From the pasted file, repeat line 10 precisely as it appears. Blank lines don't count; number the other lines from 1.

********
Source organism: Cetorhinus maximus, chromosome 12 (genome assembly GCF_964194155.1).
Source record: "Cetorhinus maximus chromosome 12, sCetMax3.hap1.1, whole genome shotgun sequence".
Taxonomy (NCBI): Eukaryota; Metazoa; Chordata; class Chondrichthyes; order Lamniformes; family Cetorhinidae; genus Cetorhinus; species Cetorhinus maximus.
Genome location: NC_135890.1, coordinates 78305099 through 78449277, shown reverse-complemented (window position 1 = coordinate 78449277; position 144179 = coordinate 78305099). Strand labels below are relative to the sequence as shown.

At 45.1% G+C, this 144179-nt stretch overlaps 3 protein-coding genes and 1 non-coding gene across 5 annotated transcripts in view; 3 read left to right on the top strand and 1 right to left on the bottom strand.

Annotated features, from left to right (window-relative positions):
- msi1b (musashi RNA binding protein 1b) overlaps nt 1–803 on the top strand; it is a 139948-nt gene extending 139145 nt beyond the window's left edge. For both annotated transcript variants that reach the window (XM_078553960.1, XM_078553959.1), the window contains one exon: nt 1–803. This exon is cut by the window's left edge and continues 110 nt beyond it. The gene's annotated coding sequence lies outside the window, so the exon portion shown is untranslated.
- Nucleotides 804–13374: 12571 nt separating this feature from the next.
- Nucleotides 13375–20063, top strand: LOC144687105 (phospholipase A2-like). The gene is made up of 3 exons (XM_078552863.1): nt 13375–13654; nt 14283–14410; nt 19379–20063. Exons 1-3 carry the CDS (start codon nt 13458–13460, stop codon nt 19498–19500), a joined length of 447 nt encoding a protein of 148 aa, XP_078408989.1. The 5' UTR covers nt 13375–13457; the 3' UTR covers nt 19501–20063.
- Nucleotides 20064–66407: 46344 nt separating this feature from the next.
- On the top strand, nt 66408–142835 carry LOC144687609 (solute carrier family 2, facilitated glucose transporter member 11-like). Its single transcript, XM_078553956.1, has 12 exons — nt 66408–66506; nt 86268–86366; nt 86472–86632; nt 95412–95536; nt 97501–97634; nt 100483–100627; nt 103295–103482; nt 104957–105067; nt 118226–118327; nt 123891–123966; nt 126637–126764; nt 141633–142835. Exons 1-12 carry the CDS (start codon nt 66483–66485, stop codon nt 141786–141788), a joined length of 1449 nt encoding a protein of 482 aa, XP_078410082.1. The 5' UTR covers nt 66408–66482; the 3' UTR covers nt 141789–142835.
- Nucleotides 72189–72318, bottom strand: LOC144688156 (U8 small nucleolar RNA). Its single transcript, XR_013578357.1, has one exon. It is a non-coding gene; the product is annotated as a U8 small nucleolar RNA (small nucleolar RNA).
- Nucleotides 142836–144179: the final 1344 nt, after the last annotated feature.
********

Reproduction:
- Nucleotides 20064–66407: 46344 nt separating this feature from the next.